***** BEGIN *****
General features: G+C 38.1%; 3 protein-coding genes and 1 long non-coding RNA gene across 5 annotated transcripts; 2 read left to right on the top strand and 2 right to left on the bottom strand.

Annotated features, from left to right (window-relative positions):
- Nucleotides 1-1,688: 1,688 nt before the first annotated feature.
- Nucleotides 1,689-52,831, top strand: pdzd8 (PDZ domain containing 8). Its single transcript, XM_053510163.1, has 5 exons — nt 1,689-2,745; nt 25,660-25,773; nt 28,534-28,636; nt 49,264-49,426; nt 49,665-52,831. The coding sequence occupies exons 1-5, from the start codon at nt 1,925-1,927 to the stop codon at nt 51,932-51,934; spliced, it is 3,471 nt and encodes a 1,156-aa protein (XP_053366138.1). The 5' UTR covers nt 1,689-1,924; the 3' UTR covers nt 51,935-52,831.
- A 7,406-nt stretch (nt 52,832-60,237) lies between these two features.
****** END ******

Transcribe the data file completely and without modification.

General features: G+C 38.1%; 3 protein-coding genes and 1 long non-coding RNA gene across 5 annotated transcripts; 2 read left to right on the top strand and 2 right to left on the bottom strand.

Annotated features, from left to right (window-relative positions):
- Nucleotides 1-1,688: 1,688 nt before the first annotated feature.
- Nucleotides 1,689-52,831, top strand: pdzd8 (PDZ domain containing 8). Its single transcript, XM_053510163.1, has 5 exons — nt 1,689-2,745; nt 25,660-25,773; nt 28,534-28,636; nt 49,264-49,426; nt 49,665-52,831. The coding sequence occupies exons 1-5, from the start codon at nt 1,925-1,927 to the stop codon at nt 51,932-51,934; spliced, it is 3,471 nt and encodes a 1,156-aa protein (XP_053366138.1). The 5' UTR covers nt 1,689-1,924; the 3' UTR covers nt 51,935-52,831.
- A 7,406-nt stretch (nt 52,832-60,237) lies between these two features.